Too close to call
Tight U.S. presidential elections have been decided by the House of
Representatives, by an Electoral Commission in the Compromis
The Arizona Republic
Nov. 3, 2004 08:34 AM
Once again, Americans went to bed on election night without knowing
who will be sworn in as president in January.
It was an election-night replay of 2000, when the race between George
W. Bush and Al Gore hinged on disputed results in Florida. It would
take weeks - and a trip to the U.S. Supreme Court - to become final.
For younger voters, the drawn-out election of 2000 was a new
experience. But as the controversy raged over Florida, older
Americans remembered the 1976 presidential election, in which Jimmy
Carter wasn't declared the winner over Gerald Ford until the wee
hours of the morning after the election.
Through much of the campaign, then-President Ford trailed in the
polls as the Republican Party tried to rid itself of the Watergate
scandal that forced out Richard Nixon and put Ford at the helm. Ford,
who had pardoned Nixon after assuming the presidency, made big gains
in the closing weeks.
It was daybreak on the East Coast when Carter was declared the winner
with 297 electoral votes and 51.1 percent of the popular vote.
Before Carter and Ford, another long election night in modern times
was in 1960, when John F. Kennedy defeated Richard Nixon. It was the
next day before America found out that Kennedy won 303 electoral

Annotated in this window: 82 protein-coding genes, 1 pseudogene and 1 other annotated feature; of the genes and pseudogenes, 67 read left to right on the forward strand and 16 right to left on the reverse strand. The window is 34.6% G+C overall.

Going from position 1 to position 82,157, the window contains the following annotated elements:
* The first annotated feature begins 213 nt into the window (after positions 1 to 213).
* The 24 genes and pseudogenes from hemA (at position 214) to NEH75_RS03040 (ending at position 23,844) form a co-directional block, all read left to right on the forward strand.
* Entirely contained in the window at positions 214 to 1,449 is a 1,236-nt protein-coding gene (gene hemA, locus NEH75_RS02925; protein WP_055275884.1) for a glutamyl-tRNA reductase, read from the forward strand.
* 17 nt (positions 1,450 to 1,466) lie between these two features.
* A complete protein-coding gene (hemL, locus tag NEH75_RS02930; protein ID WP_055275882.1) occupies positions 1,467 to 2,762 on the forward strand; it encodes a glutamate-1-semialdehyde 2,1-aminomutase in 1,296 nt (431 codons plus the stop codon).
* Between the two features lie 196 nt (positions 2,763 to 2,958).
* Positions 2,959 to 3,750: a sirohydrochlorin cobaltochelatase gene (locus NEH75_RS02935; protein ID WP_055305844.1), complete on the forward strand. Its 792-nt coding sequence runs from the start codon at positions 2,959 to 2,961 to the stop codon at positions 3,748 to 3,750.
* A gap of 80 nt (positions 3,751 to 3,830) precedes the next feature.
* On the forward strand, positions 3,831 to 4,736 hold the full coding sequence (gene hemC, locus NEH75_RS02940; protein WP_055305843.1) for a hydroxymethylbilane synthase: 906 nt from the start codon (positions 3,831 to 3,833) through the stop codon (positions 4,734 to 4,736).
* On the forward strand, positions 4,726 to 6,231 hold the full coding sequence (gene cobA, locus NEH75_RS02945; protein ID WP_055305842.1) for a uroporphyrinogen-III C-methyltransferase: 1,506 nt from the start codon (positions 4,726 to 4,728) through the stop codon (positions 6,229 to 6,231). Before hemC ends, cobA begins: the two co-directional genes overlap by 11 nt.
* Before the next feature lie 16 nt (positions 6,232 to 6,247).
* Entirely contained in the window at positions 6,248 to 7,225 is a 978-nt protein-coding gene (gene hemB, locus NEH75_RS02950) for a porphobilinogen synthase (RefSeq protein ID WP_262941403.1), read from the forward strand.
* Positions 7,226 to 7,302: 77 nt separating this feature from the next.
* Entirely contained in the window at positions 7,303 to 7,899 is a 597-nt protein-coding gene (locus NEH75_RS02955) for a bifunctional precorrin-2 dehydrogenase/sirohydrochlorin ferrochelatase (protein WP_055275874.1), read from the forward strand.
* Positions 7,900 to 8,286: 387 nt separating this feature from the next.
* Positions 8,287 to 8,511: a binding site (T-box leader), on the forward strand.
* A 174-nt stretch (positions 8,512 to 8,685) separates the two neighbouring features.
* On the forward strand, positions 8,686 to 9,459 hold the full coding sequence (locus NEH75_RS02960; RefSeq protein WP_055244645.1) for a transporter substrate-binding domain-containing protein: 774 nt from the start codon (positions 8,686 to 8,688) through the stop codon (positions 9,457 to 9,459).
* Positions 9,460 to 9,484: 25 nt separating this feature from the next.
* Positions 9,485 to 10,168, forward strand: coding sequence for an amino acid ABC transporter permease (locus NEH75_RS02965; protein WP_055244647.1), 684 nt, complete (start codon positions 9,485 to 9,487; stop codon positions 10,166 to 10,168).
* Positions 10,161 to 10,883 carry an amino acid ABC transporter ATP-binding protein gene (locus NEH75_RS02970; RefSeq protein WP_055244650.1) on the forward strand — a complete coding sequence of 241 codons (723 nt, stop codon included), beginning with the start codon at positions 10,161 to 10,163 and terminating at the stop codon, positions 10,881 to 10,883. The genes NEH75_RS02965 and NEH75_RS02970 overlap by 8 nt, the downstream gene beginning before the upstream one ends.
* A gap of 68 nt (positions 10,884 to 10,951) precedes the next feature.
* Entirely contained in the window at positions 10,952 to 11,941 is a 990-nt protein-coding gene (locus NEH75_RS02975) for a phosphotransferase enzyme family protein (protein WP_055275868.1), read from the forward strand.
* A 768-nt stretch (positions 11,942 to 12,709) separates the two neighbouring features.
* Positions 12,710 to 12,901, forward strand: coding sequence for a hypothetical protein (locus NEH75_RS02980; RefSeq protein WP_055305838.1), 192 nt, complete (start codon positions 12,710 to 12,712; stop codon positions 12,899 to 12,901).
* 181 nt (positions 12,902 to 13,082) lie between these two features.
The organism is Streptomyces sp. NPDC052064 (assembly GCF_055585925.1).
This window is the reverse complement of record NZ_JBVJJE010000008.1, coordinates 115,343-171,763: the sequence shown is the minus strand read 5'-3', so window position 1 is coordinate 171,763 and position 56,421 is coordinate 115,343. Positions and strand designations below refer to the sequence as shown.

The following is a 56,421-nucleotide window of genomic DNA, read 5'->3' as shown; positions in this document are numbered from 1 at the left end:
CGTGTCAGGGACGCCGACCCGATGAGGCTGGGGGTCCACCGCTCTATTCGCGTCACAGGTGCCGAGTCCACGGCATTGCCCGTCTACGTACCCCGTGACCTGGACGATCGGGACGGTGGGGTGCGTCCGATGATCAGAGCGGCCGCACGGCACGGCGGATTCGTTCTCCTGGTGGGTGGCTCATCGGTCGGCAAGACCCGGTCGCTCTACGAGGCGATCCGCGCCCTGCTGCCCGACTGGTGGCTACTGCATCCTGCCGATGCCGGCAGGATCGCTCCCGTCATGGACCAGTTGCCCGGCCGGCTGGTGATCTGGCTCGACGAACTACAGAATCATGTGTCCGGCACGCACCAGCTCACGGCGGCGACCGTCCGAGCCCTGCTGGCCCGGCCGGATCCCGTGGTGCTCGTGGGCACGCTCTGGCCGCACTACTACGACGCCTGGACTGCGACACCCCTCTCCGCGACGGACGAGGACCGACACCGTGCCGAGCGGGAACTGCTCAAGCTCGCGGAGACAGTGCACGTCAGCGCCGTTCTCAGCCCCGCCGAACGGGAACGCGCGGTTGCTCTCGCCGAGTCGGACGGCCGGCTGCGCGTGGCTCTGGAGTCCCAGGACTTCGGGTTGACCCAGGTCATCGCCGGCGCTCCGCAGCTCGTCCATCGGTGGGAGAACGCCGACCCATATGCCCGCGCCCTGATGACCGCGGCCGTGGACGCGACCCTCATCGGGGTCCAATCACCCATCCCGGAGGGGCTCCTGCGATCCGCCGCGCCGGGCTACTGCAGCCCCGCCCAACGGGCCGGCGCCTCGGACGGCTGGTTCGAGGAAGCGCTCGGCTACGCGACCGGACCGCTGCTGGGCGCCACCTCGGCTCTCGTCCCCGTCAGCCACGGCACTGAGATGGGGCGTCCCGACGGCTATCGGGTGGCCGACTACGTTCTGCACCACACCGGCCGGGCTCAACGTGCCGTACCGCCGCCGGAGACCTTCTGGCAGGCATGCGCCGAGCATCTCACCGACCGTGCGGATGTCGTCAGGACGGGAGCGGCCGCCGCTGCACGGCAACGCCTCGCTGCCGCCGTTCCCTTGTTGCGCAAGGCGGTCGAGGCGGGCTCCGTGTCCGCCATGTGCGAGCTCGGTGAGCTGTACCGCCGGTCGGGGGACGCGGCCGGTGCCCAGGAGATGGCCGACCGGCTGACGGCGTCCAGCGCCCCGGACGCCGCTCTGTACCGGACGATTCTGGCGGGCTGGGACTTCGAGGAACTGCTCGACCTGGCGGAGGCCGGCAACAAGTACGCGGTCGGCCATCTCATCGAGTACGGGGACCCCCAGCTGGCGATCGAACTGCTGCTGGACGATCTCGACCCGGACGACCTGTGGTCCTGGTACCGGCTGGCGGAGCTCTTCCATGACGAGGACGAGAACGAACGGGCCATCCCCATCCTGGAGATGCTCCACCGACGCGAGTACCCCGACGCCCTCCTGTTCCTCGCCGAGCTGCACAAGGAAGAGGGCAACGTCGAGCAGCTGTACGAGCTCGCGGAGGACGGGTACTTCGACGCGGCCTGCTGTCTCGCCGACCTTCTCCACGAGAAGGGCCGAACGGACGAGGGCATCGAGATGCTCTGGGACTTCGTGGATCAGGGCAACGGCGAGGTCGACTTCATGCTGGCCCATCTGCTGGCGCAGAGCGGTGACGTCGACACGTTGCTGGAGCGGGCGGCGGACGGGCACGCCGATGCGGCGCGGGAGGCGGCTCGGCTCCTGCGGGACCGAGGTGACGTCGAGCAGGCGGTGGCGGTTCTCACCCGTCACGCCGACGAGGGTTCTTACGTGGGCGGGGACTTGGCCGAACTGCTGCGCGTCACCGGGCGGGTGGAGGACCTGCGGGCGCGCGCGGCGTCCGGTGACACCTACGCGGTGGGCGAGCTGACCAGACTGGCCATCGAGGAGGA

votes to 219, but the margin in the popular vote was less than
The 1968 election is of note, not because a winner wasn't declared on
election night, but because the popular vote was much closer than
expected. Richard Nixon beat Hubert Humphrey 301-191 in the Electoral
College but the popular vote was 31,710,470 to 30,898,055.
In American history, election night had much less cachet without the
modern news media but other presidential elections had similarities
to the 2000 vote in that higher levels of government determined the
In 1876, Samuel Tilden lost to Rutherford B. Hayes on an electoral
vote that hinged on three Southern states where voting fraud was
The controversy resulted in a congressional commission that would
decide the outcome of the election.
The commission voted 8-7 along party lines to declare Hayes the
winner. The results received final approval on March 2, 1877, three
days before the inauguration.
In 1800, although Aaron Burr ran for vice president on the Democratic-
Republican ticket with Thomas Jefferson, there wasn't a separate
ballot for president and vice president. Both received an equal
number of electoral votes, which threw the election into the House of
Representatives. The House deliberated from Feb. 11, 1801 to Feb. 17
and voted 36 times. Jefferson drew support from Hamilton's Federalist
Party and won. Burr became vice president. What if that election had
swung the other way and Burr had won?
"We would have had an abolitionist president in 1800, which would
have been quite different," says Roger Kennedy, former director of
the National Park Service, who has written several books about Burr
Kennedy envisions these developments: Not permitting slavery in the
territories of the Louisiana Purchase, a violent confrontation
between North and South decades before the Civil War (with the North
still winning), a war with Mexico much earlier than 1848, Texas
joining the United States decades earlier and one more scenario worth
pondering: "We probably would have had the first women appointed to
significant posts in the federal government, probably a full century
before that happened."
From Republic research. Michael Precker of the Dallas Morning News
contributed to this article.